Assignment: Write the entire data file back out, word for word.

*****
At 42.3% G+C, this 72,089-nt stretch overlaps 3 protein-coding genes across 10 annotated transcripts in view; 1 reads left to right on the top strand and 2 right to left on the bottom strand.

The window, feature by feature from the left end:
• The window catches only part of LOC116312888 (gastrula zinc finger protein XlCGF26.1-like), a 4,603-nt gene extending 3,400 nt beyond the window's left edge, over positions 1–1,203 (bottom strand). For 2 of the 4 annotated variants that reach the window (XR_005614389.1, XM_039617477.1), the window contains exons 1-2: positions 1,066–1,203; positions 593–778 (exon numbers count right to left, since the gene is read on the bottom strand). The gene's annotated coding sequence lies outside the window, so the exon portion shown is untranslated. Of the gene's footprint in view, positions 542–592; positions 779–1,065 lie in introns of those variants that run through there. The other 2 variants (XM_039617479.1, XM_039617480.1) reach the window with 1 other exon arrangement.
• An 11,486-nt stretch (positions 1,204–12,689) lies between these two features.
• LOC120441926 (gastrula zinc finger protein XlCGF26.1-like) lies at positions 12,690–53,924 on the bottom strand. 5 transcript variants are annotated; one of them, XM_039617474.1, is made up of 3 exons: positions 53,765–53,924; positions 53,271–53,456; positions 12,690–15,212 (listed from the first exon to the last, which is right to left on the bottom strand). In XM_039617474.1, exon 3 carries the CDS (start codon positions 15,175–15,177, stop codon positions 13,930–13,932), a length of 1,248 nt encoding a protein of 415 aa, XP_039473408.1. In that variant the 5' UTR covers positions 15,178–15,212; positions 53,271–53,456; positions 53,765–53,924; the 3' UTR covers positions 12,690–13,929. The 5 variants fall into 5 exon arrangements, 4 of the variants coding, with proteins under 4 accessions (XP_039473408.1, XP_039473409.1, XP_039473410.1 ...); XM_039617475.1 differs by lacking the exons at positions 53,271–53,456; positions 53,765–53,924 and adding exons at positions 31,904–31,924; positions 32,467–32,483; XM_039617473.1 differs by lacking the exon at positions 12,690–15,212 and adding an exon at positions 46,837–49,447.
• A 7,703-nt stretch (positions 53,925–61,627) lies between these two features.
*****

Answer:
At 42.3% G+C, this 72,089-nt stretch overlaps 3 protein-coding genes across 10 annotated transcripts in view; 1 reads left to right on the top strand and 2 right to left on the bottom strand.

The window, feature by feature from the left end:
• The window catches only part of LOC116312888 (gastrula zinc finger protein XlCGF26.1-like), a 4,603-nt gene extending 3,400 nt beyond the window's left edge, over positions 1–1,203 (bottom strand). For 2 of the 4 annotated variants that reach the window (XR_005614389.1, XM_039617477.1), the window contains exons 1-2: positions 1,066–1,203; positions 593–778 (exon numbers count right to left, since the gene is read on the bottom strand). The gene's annotated coding sequence lies outside the window, so the exon portion shown is untranslated. Of the gene's footprint in view, positions 542–592; positions 779–1,065 lie in introns of those variants that run through there. The other 2 variants (XM_039617479.1, XM_039617480.1) reach the window with 1 other exon arrangement.
• An 11,486-nt stretch (positions 1,204–12,689) lies between these two features.
• LOC120441926 (gastrula zinc finger protein XlCGF26.1-like) lies at positions 12,690–53,924 on the bottom strand. 5 transcript variants are annotated; one of them, XM_039617474.1, is made up of 3 exons: positions 53,765–53,924; positions 53,271–53,456; positions 12,690–15,212 (listed from the first exon to the last, which is right to left on the bottom strand). In XM_039617474.1, exon 3 carries the CDS (start codon positions 15,175–15,177, stop codon positions 13,930–13,932), a length of 1,248 nt encoding a protein of 415 aa, XP_039473408.1. In that variant the 5' UTR covers positions 15,178–15,212; positions 53,271–53,456; positions 53,765–53,924; the 3' UTR covers positions 12,690–13,929. The 5 variants fall into 5 exon arrangements, 4 of the variants coding, with proteins under 4 accessions (XP_039473408.1, XP_039473409.1, XP_039473410.1 ...); XM_039617475.1 differs by lacking the exons at positions 53,271–53,456; positions 53,765–53,924 and adding exons at positions 31,904–31,924; positions 32,467–32,483; XM_039617473.1 differs by lacking the exon at positions 12,690–15,212 and adding an exon at positions 46,837–49,447.
• A 7,703-nt stretch (positions 53,925–61,627) lies between these two features.